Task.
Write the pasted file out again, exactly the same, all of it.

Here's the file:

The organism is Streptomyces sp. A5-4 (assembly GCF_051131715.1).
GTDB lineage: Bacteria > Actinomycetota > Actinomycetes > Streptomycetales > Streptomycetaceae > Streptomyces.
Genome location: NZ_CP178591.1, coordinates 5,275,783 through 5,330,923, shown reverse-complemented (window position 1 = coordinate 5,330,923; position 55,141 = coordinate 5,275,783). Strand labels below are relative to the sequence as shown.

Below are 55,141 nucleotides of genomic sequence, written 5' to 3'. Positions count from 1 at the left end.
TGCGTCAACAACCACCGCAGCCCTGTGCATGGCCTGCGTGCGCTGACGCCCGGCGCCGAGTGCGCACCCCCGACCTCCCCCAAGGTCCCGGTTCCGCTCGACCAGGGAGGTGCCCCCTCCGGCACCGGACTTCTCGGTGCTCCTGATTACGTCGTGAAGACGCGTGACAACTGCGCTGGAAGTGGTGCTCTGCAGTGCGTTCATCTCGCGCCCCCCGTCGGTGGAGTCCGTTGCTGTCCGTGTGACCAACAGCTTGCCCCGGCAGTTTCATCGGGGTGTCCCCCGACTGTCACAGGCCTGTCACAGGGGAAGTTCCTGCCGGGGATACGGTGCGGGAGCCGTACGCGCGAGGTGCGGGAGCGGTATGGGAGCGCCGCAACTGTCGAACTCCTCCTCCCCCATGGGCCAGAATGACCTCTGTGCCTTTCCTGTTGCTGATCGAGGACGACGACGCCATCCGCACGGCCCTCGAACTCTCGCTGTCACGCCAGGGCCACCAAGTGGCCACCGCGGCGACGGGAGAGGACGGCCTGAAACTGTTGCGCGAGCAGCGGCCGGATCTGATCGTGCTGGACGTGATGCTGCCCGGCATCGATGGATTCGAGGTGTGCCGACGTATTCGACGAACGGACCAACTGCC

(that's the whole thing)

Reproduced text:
The organism is Streptomyces sp. A5-4 (assembly GCF_051131715.1).
GTDB lineage: Bacteria > Actinomycetota > Actinomycetes > Streptomycetales > Streptomycetaceae > Streptomyces.
Genome location: NZ_CP178591.1, coordinates 5,275,783 through 5,330,923, shown reverse-complemented (window position 1 = coordinate 5,330,923; position 55,141 = coordinate 5,275,783). Strand labels below are relative to the sequence as shown.

Below are 55,141 nucleotides of genomic sequence, written 5' to 3'. Positions count from 1 at the left end.
TGCGTCAACAACCACCGCAGCCCTGTGCATGGCCTGCGTGCGCTGACGCCCGGCGCCGAGTGCGCACCCCCGACCTCCCCCAAGGTCCCGGTTCCGCTCGACCAGGGAGGTGCCCCCTCCGGCACCGGACTTCTCGGTGCTCCTGATTACGTCGTGAAGACGCGTGACAACTGCGCTGGAAGTGGTGCTCTGCAGTGCGTTCATCTCGCGCCCCCCGTCGGTGGAGTCCGTTGCTGTCCGTGTGACCAACAGCTTGCCCCGGCAGTTTCATCGGGGTGTCCCCCGACTGTCACAGGCCTGTCACAGGGGAAGTTCCTGCCGGGGATACGGTGCGGGAGCCGTACGCGCGAGGTGCGGGAGCGGTATGGGAGCGCCGCAACTGTCGAACTCCTCCTCCCCCATGGGCCAGAATGACCTCTGTGCCTTTCCTGTTGCTGATCGAGGACGACGACGCCATCCGCACGGCCCTCGAACTCTCGCTGTCACGCCAGGGCCACCAAGTGGCCACCGCGGCGACGGGAGAGGACGGCCTGAAACTGTTGCGCGAGCAGCGGCCGGATCTGATCGTGCTGGACGTGATGCTGCCCGGCATCGATGGATTCGAGGTGTGCCGACGTATTCGACGAACGGACCAACTGCC